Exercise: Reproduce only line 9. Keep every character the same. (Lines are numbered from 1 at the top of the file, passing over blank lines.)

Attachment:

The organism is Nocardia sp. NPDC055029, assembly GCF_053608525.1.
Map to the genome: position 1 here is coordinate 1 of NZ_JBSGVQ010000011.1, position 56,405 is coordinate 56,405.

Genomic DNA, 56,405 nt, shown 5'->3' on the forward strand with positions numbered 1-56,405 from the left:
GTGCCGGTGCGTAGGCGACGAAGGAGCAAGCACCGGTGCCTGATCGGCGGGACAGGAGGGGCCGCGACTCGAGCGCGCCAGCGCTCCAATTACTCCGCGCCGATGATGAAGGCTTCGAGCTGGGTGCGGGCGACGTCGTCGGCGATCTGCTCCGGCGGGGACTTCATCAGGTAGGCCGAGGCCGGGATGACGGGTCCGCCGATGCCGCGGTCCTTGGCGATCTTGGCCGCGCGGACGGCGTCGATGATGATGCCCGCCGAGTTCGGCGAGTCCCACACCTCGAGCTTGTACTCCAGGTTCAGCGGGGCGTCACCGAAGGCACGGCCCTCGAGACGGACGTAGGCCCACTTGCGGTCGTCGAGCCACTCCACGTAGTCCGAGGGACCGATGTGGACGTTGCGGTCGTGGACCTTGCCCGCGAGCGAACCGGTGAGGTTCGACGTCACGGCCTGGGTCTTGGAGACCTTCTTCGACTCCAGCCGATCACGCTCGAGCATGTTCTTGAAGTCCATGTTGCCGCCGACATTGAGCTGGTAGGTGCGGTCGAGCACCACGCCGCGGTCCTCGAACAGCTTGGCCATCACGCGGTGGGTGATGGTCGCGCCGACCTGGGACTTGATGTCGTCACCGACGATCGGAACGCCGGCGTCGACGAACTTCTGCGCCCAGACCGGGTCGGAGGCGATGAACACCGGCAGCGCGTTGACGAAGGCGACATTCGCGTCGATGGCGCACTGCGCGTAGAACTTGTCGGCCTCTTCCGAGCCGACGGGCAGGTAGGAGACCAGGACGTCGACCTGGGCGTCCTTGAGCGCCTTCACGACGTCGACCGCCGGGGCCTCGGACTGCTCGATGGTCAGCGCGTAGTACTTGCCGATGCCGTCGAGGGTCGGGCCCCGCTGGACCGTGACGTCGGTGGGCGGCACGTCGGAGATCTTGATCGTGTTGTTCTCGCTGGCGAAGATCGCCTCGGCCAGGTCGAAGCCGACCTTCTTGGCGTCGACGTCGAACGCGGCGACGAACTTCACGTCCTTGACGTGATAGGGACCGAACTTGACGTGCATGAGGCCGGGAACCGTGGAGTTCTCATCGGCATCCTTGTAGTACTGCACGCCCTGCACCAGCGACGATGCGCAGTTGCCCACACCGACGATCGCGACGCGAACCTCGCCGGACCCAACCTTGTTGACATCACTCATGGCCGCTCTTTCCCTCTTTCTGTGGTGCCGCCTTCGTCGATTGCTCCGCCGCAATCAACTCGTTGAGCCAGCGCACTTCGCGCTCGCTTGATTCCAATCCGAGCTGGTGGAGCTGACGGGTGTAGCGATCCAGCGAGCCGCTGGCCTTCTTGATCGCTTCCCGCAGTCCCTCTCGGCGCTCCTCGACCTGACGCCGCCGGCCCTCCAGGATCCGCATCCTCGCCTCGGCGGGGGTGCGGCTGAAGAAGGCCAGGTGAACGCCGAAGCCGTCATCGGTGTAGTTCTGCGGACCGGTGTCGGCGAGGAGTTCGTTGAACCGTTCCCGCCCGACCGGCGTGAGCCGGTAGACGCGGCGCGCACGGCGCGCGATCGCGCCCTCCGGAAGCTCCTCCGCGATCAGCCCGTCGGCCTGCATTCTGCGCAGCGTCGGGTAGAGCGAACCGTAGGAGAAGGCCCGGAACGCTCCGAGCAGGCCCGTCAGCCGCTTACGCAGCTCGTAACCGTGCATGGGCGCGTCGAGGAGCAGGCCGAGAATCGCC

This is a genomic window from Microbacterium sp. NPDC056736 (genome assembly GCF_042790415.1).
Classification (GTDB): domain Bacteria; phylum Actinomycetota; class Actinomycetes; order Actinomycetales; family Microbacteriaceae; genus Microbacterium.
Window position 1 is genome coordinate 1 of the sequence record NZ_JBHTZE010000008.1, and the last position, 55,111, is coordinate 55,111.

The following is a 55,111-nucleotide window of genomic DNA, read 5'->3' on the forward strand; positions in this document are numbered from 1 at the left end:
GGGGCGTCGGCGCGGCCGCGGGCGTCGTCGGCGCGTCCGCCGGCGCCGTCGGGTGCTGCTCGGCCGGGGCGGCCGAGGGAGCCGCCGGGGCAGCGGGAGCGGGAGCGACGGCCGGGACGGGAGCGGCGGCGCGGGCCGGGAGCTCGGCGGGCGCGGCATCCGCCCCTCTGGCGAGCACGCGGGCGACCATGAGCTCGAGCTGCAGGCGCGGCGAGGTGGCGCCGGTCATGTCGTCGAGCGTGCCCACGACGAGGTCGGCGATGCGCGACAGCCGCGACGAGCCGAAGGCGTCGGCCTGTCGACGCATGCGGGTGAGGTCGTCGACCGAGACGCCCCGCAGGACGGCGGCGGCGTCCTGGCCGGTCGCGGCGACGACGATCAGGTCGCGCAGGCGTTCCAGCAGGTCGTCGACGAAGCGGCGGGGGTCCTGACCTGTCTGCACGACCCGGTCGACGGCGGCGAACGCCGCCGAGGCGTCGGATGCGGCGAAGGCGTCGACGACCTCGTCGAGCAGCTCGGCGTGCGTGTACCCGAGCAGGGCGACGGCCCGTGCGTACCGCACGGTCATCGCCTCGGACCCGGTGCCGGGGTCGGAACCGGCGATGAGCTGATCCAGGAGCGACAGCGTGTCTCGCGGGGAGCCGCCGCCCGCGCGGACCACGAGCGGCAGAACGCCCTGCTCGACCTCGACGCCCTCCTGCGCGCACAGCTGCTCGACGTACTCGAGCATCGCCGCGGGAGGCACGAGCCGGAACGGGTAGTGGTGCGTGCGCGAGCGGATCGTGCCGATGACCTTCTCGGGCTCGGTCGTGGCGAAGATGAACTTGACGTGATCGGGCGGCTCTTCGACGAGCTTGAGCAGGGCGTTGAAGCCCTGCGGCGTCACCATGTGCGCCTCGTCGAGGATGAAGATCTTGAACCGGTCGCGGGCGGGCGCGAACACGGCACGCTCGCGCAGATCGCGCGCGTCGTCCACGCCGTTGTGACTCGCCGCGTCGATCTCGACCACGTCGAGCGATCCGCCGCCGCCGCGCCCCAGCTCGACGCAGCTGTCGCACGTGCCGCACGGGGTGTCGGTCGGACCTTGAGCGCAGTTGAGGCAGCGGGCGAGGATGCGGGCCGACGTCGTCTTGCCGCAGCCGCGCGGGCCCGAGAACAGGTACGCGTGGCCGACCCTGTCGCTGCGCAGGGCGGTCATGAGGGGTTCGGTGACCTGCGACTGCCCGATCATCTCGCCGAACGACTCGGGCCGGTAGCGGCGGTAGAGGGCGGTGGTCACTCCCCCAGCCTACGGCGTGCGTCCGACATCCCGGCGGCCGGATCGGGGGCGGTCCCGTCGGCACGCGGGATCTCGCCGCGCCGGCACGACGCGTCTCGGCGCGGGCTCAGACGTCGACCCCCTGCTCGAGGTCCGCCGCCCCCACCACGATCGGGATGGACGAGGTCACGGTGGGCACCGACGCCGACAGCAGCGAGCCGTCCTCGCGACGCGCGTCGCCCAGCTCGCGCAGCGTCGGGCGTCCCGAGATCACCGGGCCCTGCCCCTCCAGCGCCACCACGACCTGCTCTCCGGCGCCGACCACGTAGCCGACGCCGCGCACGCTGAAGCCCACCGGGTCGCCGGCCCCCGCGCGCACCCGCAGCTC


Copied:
GGGGCGTCGGCGCGGCCGCGGGCGTCGTCGGCGCGTCCGCCGGCGCCGTCGGGTGCTGCTCGGCCGGGGCGGCCGAGGGAGCCGCCGGGGCAGCGGGAGCGGGAGCGACGGCCGGGACGGGAGCGGCGGCGCGGGCCGGGAGCTCGGCGGGCGCGGCATCCGCCCCTCTGGCGAGCACGCGGGCGACCATGAGCTCGAGCTGCAGGCGCGGCGAGGTGGCGCCGGTCATGTCGTCGAGCGTGCCCACGACGAGGTCGGCGATGCGCGACAGCCGCGACGAGCCGAAGGCGTCGGCCTGTCGACGCATGCGGGTGAGGTCGTCGACCGAGACGCCCCGCAGGACGGCGGCGGCGTCCTGGCCGGTCGCGGCGACGACGATCAGGTCGCGCAGGCGTTCCAGCAGGTCGTCGACGAAGCGGCGGGGGTCCTGACCTGTCTGCACGACCCGGTCGACGGCGGCGAACGCCGCCGAGGCGTCGGATGCGGCGAAGGCGTCGACGACCTCGTCGAGCAGCTCGGCGTGCGTGTACCCGAGCAGGGCGACGGCCCGTGCGTACCGCACGGTCATCGCCTCGGACCCGGTGCCGGGGTCGGAACCGGCGATGAGCTGATCCAGGAGCGACAGCGTGTCTCGCGGGGAGCCGCCGCCCGCGCGGACCACGAGCGGCAGAACGCCCTGCTCGACCTCGACGCCCTCCTGCGCGCACAGCTGCTCGACGTACTCGAGCATCGCCGCGGGAGGCACGAGCCGGAACGGGTAGTGGTGCGTGCGCGAGCGGATCGTGCCGATGACCTTCTCGGGCTCGGTCGTGGCGAAGATGAACTTGACGTGATCGGGCGGCTCTTCGACGAGCTTGAGCAGGGCGTTGAAGCCCTGCGGCGTCACCATGTGCGCCTCGTCGAGGATGAAGATCTTGAACCGGTCGCGGGCGGGCGCGAACACGGCACGCTCGCGCAGATCGCGCGCGTCGTCCACGCCGTTGTGACTCGCCGCGTCGATCTCGACCACGTCGAGCGATCCGCCGCCGCCGCGCCCCAGCTCGACGCAGCTGTCGCACGTGCCGCACGGGGTGTCGGTCGGACCTTGAGCGCAGTTGAGGCAGCGGGCGAGGATGCGGGCCGACGTCGTCTTGCCGCAGCCGCGCGGGCCCGAGAACAGGTACGCGTGGCCGACCCTGTCGCTGCGCAGGGCGGTCATGAGGGGTTCGGTGACCTGCGACTGCCCGATCATCTCGCCGAACGACTCGGGCCGGTAGCGGCGGTAGAGGGCGGTGGTCACTCCCCCAGCCTACGGCGTGCGTCCGACATCCCGGCGGCCGGATCGGGGGCGGTCCCGTCGGCACGCGGGATCTCGCCGCGCCGGCACGACGCGTCTCGGCGCGGGCTCAGACGTCGACCCCCTGCTCGAGGTCCGCCGCCCCCACCACGATCGGGATGGACGAGGTCACGGTGGGCACCGACGCCGACAGCAGCGAGCCGTCCTCGCGACGCGCGTCGCCCAGCTCGCGCAGCGTCGGGCGTCCCGAGATCACCGGGCCCTGCCCCTCCAGCGCCACCACGACCTGCTCTCCGGCGCCGACCACGTAGCCGACGCCGCGCACGCTGAAGCCCACCGGGTCGCCGGCCCCCGCGCGCACCCGCAGCTC